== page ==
Industry insiders discuss ‘Future of Suburban Development’ (slideshow included)

The Future Of: Suburban Homebuilding in Richmond
(Photos by Tom Veazey)

Remnant snow and chilling temperatures from an early winter storm didn’t keep away the 300 or so attendees who converged Wednesday morning on HHHunt’s River Mill development for a panel discussion on the future of suburban homebuilding in Richmond.

A crowd of builders, developers, real estate agents and other industry insiders huddled inside a heated tent in the under-development community off Brook Road in Henrico for Richmond BizSense’s fourth “Future Of” event, which focused on trends and predictions for residential development in Richmond’s suburbs.

Wednesday’s panel discussion was moderated by local attorney Jim Theobald, seated at left. (Photos by Tom Veazey)

Moderated by longtime area real estate attorney Jim Theobald of downtown law firm Hirschler, Wednesday’s panelists discussed challenges facing the industry and how they’re adapting to face them. That includes added density and a push toward mixed-use developments, and mixing up housing types and price points to meet increasing demand from both ends of the homebuyer demographic.

“The boomers and the millennials, the two biggest buyers in the market today, they both want the same thing: these better, active, urban-suburban settings,” said panelist Dan Schmitt, president and COO of HHHunt Corp.

“Millennials don’t want to buy the houses that boomers are going to want to sell. They want to live in better, more interesting places,” he said. “They don’t want lawnmowers and weed-eaters; they want to live in places they can afford.”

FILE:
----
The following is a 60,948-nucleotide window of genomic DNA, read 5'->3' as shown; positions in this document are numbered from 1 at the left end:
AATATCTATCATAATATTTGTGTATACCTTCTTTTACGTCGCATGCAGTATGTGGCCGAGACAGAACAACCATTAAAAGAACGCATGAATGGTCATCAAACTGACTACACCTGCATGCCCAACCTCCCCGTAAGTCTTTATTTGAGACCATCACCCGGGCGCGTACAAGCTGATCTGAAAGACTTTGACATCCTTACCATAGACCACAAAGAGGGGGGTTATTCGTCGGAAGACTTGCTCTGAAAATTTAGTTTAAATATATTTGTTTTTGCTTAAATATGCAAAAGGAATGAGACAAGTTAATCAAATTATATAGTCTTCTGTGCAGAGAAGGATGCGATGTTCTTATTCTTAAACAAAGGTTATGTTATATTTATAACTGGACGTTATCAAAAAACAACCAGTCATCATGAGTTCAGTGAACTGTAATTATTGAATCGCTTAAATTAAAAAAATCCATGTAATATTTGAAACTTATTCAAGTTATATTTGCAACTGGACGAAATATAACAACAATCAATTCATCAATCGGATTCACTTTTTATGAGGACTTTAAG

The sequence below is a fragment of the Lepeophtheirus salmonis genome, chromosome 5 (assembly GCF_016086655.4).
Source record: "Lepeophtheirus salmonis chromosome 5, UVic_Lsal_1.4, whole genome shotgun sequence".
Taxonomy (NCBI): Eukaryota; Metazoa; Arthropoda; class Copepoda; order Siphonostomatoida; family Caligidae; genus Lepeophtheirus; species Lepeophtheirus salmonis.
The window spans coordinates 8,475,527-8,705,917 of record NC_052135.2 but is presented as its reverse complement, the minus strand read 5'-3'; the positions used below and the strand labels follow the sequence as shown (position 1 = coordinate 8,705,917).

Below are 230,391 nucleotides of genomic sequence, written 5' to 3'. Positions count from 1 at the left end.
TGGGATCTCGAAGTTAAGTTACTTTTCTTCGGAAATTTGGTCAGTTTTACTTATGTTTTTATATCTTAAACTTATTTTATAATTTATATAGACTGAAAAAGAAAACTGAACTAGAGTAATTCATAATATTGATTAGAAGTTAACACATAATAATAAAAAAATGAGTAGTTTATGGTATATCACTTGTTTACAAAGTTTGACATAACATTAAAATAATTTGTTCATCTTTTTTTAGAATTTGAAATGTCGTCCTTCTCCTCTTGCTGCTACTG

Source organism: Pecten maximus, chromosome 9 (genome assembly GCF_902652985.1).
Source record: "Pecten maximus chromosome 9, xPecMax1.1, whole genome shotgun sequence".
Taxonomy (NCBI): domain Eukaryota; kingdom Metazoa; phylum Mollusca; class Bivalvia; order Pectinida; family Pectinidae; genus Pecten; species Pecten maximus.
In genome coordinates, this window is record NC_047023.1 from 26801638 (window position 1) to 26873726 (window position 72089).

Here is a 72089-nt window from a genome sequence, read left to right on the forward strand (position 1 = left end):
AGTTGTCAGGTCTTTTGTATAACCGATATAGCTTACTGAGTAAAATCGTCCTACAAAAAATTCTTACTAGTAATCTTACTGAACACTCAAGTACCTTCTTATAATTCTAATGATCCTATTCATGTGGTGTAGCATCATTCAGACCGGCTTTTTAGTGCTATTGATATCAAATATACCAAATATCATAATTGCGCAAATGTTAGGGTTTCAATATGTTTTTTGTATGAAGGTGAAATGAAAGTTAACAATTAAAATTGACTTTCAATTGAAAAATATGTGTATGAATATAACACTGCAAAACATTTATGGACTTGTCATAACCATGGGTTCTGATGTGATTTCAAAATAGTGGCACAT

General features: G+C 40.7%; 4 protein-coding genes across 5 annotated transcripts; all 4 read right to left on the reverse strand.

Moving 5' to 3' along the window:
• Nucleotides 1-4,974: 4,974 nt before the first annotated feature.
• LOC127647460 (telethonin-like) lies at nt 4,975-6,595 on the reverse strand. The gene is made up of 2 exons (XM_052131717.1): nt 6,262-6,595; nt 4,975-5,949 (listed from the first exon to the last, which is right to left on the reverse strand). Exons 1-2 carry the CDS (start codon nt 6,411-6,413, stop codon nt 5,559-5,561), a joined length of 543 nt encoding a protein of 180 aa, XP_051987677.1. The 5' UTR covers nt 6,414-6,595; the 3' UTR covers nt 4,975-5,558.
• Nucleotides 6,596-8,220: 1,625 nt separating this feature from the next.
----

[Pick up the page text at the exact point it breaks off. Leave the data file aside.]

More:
Schmitt said the trend toward increasing density – with more townhomes and condos mixed in with detached houses, and in mixed-use developments with restaurants and retail – is being driven by changing lifestyle preferences and demand for more options in terms of home price. He said multifamily housing has overtaken detached homes in his company’s annual new-construction output.

Dan Schmitt

“When I think over my 30 years with HHHunt and our early developments – Wellesley, Wyndham, Twin Hickory, Charter Colony – we did not have one townhouse in those communities. Not one. That’s 8,000 homes and no townhomes,” Schmitt said.

“Over the last several years, we have shifted dramatically to a more-dense product. Sixty percent of our home sales this year will be townhomes. It was 40 percent last year,” he said.

Mixing it up

Affordability in housing was a recurring topic in the discussion, as Laura Lafayette, CEO of the Richmond Association of Realtors and chairwoman of the Maggie Walker Community Land Trust, said attitudes toward providing varying price points and housing types have changed.

“I think it’s fantastic that the folks on the panel and their companies are really seeking to provide choice, because that’s such an important part of the real estate market,” Lafayette said. “We need choice at all price points and choice at everybody’s different stages in their lives, whether they’re just getting started or they’re seeking to downsize.”

Laura Lafayette

Lafayette noted a need for more housing for seniors, a demographic that fellow panelist Roger Glover of Cornerstone Homes has focused his business model on specifically, restricting his output to only 55-and-up communities.

“What used to be a senior wave has become a senior tsunami,” Lafayette said. “There’s no question about that. That product, we’re going to see more and more of that.”

Where some builders are trending toward more urban-style developments, Glover – whose communities include the nearby, farm-centric Chickahominy Falls across the county line in Hanover – stressed a need for creativity in providing what he and others describe as “active adult” communities.

Roger Glover

“It’s really an idea of how creative can we be, because what we’re looking to do is create a lifestyle,” Glover said. “With the boomer market, it is a multiniche market now. It’s not like the ‘Ike’ generations where one shoe fit all. There’s a lot of different lifestyle preferences within the boomer market.